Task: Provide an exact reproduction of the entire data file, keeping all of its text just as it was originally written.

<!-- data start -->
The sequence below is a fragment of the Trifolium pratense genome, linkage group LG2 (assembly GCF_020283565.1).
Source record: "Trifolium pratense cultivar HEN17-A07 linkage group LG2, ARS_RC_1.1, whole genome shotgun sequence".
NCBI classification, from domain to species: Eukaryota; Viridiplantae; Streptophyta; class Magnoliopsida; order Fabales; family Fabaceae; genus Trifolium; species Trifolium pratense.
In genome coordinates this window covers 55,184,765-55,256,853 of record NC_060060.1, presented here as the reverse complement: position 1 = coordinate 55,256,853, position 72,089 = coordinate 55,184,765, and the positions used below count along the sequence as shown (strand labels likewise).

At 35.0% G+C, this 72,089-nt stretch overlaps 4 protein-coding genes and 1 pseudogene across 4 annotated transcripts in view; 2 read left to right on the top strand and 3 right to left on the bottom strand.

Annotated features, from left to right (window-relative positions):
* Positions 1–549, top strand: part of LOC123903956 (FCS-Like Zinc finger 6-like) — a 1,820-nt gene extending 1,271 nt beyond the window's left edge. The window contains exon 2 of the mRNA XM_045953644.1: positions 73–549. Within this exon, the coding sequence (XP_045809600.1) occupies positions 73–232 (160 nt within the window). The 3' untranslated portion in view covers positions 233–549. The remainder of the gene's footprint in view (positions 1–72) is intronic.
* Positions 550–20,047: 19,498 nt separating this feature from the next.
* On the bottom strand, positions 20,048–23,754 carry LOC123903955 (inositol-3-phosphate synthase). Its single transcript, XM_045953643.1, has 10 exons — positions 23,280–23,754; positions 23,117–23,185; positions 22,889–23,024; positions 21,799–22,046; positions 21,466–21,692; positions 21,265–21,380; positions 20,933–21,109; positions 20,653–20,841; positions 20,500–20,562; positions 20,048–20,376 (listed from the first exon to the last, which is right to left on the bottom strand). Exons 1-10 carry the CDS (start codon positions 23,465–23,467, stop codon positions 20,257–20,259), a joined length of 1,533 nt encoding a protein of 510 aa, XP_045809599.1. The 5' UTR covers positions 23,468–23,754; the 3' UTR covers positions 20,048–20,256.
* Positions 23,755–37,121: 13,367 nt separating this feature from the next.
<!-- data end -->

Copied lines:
The sequence below is a fragment of the Trifolium pratense genome, linkage group LG2 (assembly GCF_020283565.1).
Source record: "Trifolium pratense cultivar HEN17-A07 linkage group LG2, ARS_RC_1.1, whole genome shotgun sequence".
NCBI classification, from domain to species: Eukaryota; Viridiplantae; Streptophyta; class Magnoliopsida; order Fabales; family Fabaceae; genus Trifolium; species Trifolium pratense.
In genome coordinates this window covers 55,184,765-55,256,853 of record NC_060060.1, presented here as the reverse complement: position 1 = coordinate 55,256,853, position 72,089 = coordinate 55,184,765, and the positions used below count along the sequence as shown (strand labels likewise).

At 35.0% G+C, this 72,089-nt stretch overlaps 4 protein-coding genes and 1 pseudogene across 4 annotated transcripts in view; 2 read left to right on the top strand and 3 right to left on the bottom strand.

Annotated features, from left to right (window-relative positions):
* Positions 1–549, top strand: part of LOC123903956 (FCS-Like Zinc finger 6-like) — a 1,820-nt gene extending 1,271 nt beyond the window's left edge. The window contains exon 2 of the mRNA XM_045953644.1: positions 73–549. Within this exon, the coding sequence (XP_045809600.1) occupies positions 73–232 (160 nt within the window). The 3' untranslated portion in view covers positions 233–549. The remainder of the gene's footprint in view (positions 1–72) is intronic.
* Positions 550–20,047: 19,498 nt separating this feature from the next.
* On the bottom strand, positions 20,048–23,754 carry LOC123903955 (inositol-3-phosphate synthase). Its single transcript, XM_045953643.1, has 10 exons — positions 23,280–23,754; positions 23,117–23,185; positions 22,889–23,024; positions 21,799–22,046; positions 21,466–21,692; positions 21,265–21,380; positions 20,933–21,109; positions 20,653–20,841; positions 20,500–20,562; positions 20,048–20,376 (listed from the first exon to the last, which is right to left on the bottom strand). Exons 1-10 carry the CDS (start codon positions 23,465–23,467, stop codon positions 20,257–20,259), a joined length of 1,533 nt encoding a protein of 510 aa, XP_045809599.1. The 5' UTR covers positions 23,468–23,754; the 3' UTR covers positions 20,048–20,256.
* Positions 23,755–37,121: 13,367 nt separating this feature from the next.